Reviewed by Andrew W. Griffin
In the middle '90s, Old 97's was finding it's footing amidst the burgeoning alt.-country scene, particularly among groups like The Jayhawks, Wilco and Son Volt. Old 97's - guitarist Ken Bethea, singer Rhett Miller, drummer Philip Peeples and bassist Murry Hammond -found a niche in the Dallas music scene .
In 1995, they released "Wreck Your Life," an album they recorded for next to nothing up in Chicago. The Chicago-based label Bloodshot Records released it and helped cement the retro-sounding quartet as a crackerjack band worth noting. Nearly 15 years later, Bloodshot gets the brilliant idea of repackaging "Wreck Your Life" along with some obscure singles and rare tunes that the band recorded for the label as an LP (they are currently signed to New West).
The results are quite appealing. Old 97's has more off a poppy sheen these days. The sweat and grime that comes through on "Wreck Your Life ... And Then Some" is a sweet reminder of where these guys came from. They clearly had an appreciation for classic country. Peeples' boom-chicka-boom beat is a throwback to a pompadoured era while Bethea is allowed to twang it out with the best of them. Miller, who would go on to record some brainy pop in the 2000's as a solo artist, holds his own here as a country singer who is comfortable amidst the steel and glass of modern-day north Texas.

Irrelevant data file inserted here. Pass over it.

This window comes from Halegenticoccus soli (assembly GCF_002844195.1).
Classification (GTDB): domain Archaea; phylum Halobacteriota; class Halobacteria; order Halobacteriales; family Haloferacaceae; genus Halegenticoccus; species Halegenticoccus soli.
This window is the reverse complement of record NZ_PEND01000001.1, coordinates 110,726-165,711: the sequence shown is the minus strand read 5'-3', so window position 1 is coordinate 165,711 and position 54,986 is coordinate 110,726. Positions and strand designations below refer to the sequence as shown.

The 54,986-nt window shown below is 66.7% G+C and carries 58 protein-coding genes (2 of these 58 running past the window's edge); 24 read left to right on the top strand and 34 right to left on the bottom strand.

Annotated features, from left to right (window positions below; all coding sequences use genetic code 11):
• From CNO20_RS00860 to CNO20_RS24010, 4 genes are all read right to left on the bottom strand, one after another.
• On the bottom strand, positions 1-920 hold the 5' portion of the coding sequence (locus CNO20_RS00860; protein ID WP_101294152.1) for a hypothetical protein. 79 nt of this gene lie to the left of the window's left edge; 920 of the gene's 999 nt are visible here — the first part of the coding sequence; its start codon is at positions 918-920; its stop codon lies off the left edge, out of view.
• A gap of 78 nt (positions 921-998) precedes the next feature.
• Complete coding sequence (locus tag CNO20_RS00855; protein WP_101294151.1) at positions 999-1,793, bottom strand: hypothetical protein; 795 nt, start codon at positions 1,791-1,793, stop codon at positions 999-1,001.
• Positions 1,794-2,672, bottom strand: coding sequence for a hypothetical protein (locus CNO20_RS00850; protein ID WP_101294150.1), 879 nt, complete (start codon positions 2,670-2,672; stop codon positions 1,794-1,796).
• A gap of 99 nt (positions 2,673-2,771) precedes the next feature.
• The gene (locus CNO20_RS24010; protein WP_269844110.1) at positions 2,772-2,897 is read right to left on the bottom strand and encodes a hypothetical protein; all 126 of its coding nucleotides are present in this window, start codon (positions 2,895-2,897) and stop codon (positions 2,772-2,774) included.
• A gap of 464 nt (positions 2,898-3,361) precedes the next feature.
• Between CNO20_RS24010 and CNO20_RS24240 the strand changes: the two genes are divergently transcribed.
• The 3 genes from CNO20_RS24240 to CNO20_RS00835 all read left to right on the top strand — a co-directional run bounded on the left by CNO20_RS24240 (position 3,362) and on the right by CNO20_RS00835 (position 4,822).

Victoria is instantly memorable and appealing. Miller's vocals here are top notch. Rockabilly angst propels You Belong To My Heart and Ricky Nelson-esque melodies make Old Familiar Steam a keeper.
Big Brown Eyes gives us some insight into the band Old 97s would become and the guitar solo on Bel Air brings you back with a hook that reminds you just what a great American band they were becoming.